Again the night was short. Luise and the Countess von Voss caught up with her chidren at Schwedt on the river Oder. They had been traveling with their aunt Fredrica and their cousins. For them it was an adventure; they had never seen the sea and they hoped they would get as far as Danzig. Luise sent a courier with a letter to the King to tell him where they were. In this letter she begged him not to make a shameful peace. On October 20th, 1806 Luise was united with her husband at Kuestrin. The children had been sent ahead to Danzig and Luise and Frederick William followed them.
When the French Emperor arrived in Potsdam, he too went to the tomb of Frederick the Great. Standing there, he remarked, seemingly lost in thought "If he would be alive, I would not be standing here." On October 27, 1806 Napolean and the Grand Armee made their victory entrance through the Brandenburg Gate into Prussia's capital, Berlin. He made himself at home at the Palace in Charlottenburg. There he rummaged through Luise's drawers and found personal letters from Alexander, as well as his picture. He had degrading articles printed about Luise in the Moniteur. A cheap engraving showed the Tsar and Luise at the tomb of the great Frederick with the caption that she resembled Emma, Lady Hamilton, who had been the mistress of Lord Nelson.
At Graudenz, Luise saw the newspapers. "Isn't it enough for this wicked man to take the King's estates, without insulting the honor of his wife?" She hated to think, as any housewife would, of an enemy occupying her living quarters, of the wicked man and his generals putting up their muddy boots on the tapestried upholstery of her sitting room.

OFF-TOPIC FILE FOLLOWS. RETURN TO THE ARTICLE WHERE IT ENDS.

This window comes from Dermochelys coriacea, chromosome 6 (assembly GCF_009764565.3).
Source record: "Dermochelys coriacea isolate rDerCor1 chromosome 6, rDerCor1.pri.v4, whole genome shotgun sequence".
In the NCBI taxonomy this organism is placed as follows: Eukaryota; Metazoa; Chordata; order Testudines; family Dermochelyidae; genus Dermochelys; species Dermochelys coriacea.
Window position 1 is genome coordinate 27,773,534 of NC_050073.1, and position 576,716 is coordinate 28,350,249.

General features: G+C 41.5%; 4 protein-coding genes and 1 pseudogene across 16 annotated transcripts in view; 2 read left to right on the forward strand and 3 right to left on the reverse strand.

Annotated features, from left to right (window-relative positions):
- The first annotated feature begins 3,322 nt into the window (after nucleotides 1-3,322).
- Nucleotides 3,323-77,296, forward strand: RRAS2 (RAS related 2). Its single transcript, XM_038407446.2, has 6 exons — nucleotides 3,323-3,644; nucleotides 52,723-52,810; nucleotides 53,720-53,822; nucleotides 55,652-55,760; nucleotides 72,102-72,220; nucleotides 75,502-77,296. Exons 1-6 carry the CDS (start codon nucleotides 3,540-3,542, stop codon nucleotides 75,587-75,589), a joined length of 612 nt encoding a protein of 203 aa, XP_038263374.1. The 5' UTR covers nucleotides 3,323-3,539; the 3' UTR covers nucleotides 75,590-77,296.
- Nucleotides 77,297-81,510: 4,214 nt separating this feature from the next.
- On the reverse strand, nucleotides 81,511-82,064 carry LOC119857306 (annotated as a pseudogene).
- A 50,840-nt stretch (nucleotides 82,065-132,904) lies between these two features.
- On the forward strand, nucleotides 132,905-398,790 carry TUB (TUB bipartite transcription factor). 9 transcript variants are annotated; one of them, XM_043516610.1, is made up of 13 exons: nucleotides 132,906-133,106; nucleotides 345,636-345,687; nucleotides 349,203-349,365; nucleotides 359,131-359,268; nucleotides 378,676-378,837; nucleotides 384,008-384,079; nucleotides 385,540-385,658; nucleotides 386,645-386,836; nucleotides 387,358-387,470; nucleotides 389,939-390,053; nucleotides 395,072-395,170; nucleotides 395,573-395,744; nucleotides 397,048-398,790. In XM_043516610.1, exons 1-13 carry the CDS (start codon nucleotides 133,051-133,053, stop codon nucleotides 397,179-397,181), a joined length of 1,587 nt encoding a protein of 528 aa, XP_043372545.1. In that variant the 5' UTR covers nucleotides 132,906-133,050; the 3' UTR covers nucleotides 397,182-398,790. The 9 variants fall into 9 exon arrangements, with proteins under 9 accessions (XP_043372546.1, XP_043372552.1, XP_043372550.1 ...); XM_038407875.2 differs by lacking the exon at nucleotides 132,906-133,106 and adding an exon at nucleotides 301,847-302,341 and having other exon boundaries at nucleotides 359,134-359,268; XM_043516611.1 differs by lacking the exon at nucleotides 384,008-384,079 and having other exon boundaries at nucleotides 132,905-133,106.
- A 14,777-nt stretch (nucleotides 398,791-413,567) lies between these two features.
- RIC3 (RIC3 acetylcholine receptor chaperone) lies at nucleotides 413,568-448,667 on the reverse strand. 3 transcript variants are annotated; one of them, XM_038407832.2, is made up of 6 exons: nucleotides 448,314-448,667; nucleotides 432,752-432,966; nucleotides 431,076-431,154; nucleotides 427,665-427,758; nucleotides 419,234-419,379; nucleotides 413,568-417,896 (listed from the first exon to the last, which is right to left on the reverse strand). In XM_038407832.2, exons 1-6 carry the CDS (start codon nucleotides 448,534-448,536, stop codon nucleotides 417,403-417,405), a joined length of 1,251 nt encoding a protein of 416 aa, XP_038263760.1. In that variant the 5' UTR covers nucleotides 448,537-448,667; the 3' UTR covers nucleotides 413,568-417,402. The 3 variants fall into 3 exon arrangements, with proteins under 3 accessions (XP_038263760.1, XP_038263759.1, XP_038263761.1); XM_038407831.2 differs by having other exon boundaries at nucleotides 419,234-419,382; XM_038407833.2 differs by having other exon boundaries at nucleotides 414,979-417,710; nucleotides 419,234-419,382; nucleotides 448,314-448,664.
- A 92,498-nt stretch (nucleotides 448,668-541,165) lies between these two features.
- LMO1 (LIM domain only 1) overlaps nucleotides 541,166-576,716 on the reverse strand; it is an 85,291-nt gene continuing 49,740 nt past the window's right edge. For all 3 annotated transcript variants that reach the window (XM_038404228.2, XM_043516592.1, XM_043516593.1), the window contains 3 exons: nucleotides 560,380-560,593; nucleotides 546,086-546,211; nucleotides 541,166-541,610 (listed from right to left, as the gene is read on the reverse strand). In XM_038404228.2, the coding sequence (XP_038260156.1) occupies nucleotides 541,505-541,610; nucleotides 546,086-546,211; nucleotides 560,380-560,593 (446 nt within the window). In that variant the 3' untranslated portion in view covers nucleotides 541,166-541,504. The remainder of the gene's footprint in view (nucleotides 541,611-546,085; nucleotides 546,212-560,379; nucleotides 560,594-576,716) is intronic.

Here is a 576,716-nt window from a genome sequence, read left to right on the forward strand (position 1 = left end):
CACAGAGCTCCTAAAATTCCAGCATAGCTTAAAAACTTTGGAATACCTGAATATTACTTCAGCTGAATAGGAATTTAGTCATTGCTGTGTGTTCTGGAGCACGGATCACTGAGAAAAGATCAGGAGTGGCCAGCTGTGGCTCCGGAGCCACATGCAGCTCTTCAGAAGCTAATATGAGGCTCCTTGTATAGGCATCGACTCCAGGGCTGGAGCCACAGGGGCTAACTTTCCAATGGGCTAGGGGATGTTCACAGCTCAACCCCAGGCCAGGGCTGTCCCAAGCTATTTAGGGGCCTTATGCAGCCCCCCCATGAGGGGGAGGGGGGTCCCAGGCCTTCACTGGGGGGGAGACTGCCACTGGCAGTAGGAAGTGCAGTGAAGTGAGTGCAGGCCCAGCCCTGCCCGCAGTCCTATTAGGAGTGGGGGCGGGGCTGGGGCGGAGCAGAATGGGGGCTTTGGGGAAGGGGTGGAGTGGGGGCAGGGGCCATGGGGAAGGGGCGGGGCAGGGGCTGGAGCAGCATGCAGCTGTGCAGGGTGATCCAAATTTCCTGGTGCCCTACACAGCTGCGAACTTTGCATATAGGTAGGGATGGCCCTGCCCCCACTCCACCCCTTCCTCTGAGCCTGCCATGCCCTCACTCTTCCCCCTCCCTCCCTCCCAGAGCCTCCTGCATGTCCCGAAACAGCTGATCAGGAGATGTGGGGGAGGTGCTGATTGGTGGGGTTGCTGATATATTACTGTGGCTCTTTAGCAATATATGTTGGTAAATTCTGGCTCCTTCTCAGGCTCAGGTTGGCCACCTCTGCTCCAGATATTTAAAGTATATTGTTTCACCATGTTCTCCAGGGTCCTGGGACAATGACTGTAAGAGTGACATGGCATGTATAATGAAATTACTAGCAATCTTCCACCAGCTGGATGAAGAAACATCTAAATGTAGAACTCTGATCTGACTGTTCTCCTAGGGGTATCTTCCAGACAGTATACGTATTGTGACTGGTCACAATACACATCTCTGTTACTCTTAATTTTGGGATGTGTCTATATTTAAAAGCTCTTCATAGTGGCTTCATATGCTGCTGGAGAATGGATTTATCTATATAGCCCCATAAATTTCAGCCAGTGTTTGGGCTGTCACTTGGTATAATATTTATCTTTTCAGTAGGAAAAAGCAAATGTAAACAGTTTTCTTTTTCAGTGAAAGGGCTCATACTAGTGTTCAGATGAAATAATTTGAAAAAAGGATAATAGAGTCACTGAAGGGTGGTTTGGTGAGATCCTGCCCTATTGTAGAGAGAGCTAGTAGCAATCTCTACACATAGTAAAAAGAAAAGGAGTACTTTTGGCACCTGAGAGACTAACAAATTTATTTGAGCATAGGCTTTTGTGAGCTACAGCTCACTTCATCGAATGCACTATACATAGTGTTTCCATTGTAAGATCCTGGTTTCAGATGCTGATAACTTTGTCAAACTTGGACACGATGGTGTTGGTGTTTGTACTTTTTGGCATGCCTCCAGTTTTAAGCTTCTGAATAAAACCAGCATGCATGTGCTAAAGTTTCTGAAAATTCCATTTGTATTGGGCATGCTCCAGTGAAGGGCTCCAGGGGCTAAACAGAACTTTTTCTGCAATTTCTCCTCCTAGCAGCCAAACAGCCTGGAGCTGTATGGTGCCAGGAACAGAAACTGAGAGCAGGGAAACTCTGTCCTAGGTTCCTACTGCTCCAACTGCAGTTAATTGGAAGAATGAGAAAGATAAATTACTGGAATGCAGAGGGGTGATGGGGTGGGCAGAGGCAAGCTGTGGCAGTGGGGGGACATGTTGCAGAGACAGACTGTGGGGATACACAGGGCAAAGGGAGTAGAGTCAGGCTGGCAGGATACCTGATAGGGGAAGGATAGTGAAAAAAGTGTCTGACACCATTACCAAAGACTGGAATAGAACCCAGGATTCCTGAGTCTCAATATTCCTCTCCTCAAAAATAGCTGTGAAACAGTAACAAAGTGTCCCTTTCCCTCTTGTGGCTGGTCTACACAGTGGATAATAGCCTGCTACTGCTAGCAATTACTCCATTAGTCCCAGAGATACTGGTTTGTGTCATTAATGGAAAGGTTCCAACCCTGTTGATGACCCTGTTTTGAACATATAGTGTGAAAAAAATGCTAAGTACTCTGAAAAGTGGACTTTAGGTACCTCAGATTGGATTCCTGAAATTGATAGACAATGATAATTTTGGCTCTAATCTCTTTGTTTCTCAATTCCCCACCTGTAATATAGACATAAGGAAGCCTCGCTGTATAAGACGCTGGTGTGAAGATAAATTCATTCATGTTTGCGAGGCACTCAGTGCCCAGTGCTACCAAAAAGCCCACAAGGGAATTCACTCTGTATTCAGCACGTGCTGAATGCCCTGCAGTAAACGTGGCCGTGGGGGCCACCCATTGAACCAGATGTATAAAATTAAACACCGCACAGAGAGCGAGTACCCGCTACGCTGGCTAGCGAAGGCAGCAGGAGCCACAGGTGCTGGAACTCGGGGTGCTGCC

Danzig was no longer safe, so the family left for Koenigsberg, the capital of East Prussia. Several of the chidren were ill with diarrhea. To her father, Luise wrote, "This is a time of trial....but God, perhaps, will give us better days." In her diary she wrote words from Goethe's song of the Harper:
"Wer nie sein Brot mit Traenen ass..."
"Who never ate his bread with tears,
who never leaned upon his bed and
wept the whole night through,
knows not your might, ye Heavenly Powers"
Many were weeping in the large crowd which had gathered to see Luise climb the steps of the Koenigsberg castle. She too had arrived ill and felt feverish; the putrid waters of Ortelsburg, where they had stopped, had done their work. Napoleon had stayed long enough in Berlin to ensure that all Prussian resistance had been eliminated. He issued a decree blocking all continental ports to British trade. Then he went east to join his army in Poland. On December 26th, a battle was fought between the French and Russians at Pultrusk. It became evident that the Russians could not stem the enemy's advances. Day by day, the French drew nearer, by the end of the week they were only 35 miles from Koenigsberg. The children were sent off to Memel. Would it be safe for Luise to make this strenuous winter journey? Dr. Hufeland was doutbful and feared a hemorrhage. Luise decided: Better in Gods hands than in the hands of Napoleon! Three days later they reached Memel. Luise was carried into the same little house they had occupied four years earlier, when she and her husband had met the Russian Tsar. The time passed slowly and many things occured, too numerous to mention them all. On June 15th, the Russians were defeated at Friedland, not far from Koenigsberg. Alexander asked for a truce, Napoleon granted it. Then the French Emperor went to nearby Tilsit to make peace with a broken King and a chastened Tsar.